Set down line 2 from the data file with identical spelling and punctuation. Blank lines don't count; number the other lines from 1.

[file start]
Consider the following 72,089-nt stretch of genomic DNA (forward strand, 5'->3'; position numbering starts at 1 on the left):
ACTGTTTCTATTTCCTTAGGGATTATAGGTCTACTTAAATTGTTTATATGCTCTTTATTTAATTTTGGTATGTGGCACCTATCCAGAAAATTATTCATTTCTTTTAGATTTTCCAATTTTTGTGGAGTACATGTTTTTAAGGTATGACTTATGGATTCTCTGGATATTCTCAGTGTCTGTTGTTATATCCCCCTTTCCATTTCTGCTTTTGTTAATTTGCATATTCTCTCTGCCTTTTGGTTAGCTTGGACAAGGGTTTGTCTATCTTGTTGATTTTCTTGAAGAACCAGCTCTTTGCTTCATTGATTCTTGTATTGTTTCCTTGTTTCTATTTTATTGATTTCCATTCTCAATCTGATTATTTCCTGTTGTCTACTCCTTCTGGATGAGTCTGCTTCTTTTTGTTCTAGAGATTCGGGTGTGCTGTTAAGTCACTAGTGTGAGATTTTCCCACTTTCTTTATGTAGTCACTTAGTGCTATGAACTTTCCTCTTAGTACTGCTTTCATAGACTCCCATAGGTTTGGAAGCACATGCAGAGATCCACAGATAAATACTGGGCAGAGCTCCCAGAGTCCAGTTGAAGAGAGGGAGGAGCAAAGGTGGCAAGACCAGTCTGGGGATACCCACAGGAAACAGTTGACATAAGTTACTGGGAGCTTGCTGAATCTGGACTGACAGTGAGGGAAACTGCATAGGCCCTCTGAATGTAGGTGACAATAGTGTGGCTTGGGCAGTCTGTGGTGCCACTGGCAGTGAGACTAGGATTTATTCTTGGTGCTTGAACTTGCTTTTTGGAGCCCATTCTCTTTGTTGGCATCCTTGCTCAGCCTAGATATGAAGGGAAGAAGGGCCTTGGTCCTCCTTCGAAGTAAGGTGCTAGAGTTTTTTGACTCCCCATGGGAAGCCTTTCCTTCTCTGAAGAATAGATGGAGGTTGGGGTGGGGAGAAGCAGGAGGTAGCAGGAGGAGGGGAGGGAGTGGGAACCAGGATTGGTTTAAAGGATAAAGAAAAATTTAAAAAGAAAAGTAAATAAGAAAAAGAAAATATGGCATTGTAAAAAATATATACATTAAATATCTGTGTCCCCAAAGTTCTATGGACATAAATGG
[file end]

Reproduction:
ACTGTTTCTATTTCCTTAGGGATTATAGGTCTACTTAAATTGTTTATATGCTCTTTATTTAATTTTGGTATGTGGCACCTATCCAGAAAATTATTCATTTCTTTTAGATTTTCCAATTTTTGTGGAGTACATGTTTTTAAGGTATGACTTATGGATTCTCTGGATATTCTCAGTGTCTGTTGTTATATCCCCCTTTCCATTTCTGCTTTTGTTAATTTGCATATTCTCTCTGCCTTTTGGTTAGCTTGGACAAGGGTTTGTCTATCTTGTTGATTTTCTTGAAGAACCAGCTCTTTGCTTCATTGATTCTTGTATTGTTTCCTTGTTTCTATTTTATTGATTTCCATTCTCAATCTGATTATTTCCTGTTGTCTACTCCTTCTGGATGAGTCTGCTTCTTTTTGTTCTAGAGATTCGGGTGTGCTGTTAAGTCACTAGTGTGAGATTTTCCCACTTTCTTTATGTAGTCACTTAGTGCTATGAACTTTCCTCTTAGTACTGCTTTCATAGACTCCCATAGGTTTGGAAGCACATGCAGAGATCCACAGATAAATACTGGGCAGAGCTCCCAGAGTCCAGTTGAAGAGAGGGAGGAGCAAAGGTGGCAAGACCAGTCTGGGGATACCCACAGGAAACAGTTGACATAAGTTACTGGGAGCTTGCTGAATCTGGACTGACAGTGAGGGAAACTGCATAGGCCCTCTGAATGTAGGTGACAATAGTGTGGCTTGGGCAGTCTGTGGTGCCACTGGCAGTGAGACTAGGATTTATTCTTGGTGCTTGAACTTGCTTTTTGGAGCCCATTCTCTTTGTTGGCATCCTTGCTCAGCCTAGATATGAAGGGAAGAAGGGCCTTGGTCCTCCTTCGAAGTAAGGTGCTAGAGTTTTTTGACTCCCCATGGGAAGCCTTTCCTTCTCTGAAGAATAGATGGAGGTTGGGGTGGGGAGAAGCAGGAGGTAGCAGGAGGAGGGGAGGGAGTGGGAACCAGGATTGGTTTAAAGGATAAAGAAAAATTTAAAAAGAAAAGTAAATAAGAAAAAGAAAATATGGCATTGTAAAAAATATATACATTAAATATCTGTGTCCCCAAAGTTCTATGGACATAAATGG